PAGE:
Nations rise and fall, but the Kingdom of God lasts forever.
Removing the Litmus Test
An Iranian woman was looking for God. Through a friend, she stumbled into a church filled with people who followed Jesus. Given her Muslim background, she wondered how she would be received. However, the warm and loving reception dispelled her fears and concerns. Not only was she drawn toward the people in this remarkably loving community; she began to become intrigued by Jesus. A personal relationship with Jesus seemed to help the men and women she had met overcome challenges and serve others in sacrificial ways. They seemed so different because they knew Jesus.
After a while, things changed dramatically. A few of her new friends within the community discovered that this intelligent and inquisitive woman was a doctor who was performing abortions. The warmth dissipated and coolness moved in. As her new friends began to debate with her about her profession, she soon felt unwelcomed and eventually left the church.
My friend who told me this story didn’t know what had happened to her. So many times, a relationship with God changes how we live and who and what we value. However, I fear that she walked away from Jesus, thinking that if she wanted to know him personally, she had to make certain changes first.
Too often we make a person’s stance on political issues a litmus test for whether a relationship can develop. As a result, if people don’t believe as we do, we push them further and further away, diminishing our ability to influence both other Christians who have different values and those who do not claim to follow Christ.
This is a common theme among even the more outspoken evangelicals. In October 2005, the National Association of Evangelicals supported a stance declaring that global warming is caused by humans and needs to be addressed. Some of these well-known and well-respected pastors, including Rick Warren, author of the runaway bestseller The Purpose Driven Life, were ridiculed and maligned by more conservative Christians for agreeing with “far-left environmentalists.”
Ironically, during the summer heat wave of 2006, Pat Robertson, one of the outspoken critics, changed his mind. An article posted on Reuters.com titled “Heat Makes Pat Robertson a Global Warming ‘Convert’” reports:
Conservative Christian broadcaster Pat Robertson said on Thursday the wave of scorching temperatures across the United States has converted him into a believer in global warming.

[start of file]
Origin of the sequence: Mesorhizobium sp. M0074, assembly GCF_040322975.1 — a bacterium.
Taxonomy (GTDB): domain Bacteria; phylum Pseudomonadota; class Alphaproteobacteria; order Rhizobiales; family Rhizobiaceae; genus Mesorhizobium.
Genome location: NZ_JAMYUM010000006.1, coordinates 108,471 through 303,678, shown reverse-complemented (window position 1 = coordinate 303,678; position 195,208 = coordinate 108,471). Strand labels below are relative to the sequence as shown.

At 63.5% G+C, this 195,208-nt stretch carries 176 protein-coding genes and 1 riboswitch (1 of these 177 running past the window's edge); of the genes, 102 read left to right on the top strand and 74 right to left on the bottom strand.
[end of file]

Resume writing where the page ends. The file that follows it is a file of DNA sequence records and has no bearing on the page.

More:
“We really need to address the burning of fossil fuels,” Robertson said on his “700 Club” broadcast. “It is getting hotter, and the icecaps are melting and there is a buildup of carbon dioxide in the air.”
After the heat index reached 115 degrees in Robertson’s part of the world, he mentioned on his television program that the heat wave was “the most convincing evidence I’ve seen on global warming in a long time.”
The article continues, “Last year, Robertson said natural disasters affecting the globe, including hurricanes Katrina and Rita that wrecked the U.S. Gulf Coast, might be signs that the biblical apocalypse was nearing.”
Perhaps some are right that we should all switch to hybrid cars and use less electricity to save the ozone layer and help avoid global warming, or others may be right as they suggest that maybe fears about global warming are much like our fears about the Y2K bug. Regardless, we should all consider examining each issue in a way that is independent of any particular political party, and then willingly dialogue with those who often disagree with us. Robertson’s initial response of criticizing other Christian leaders for particular points on which they agree with liberals implies that we should avoid all contact with others unless they agree with us in every way. If we took this approach, the pool of people with whom we could network or partner would dwindle to a small puddle.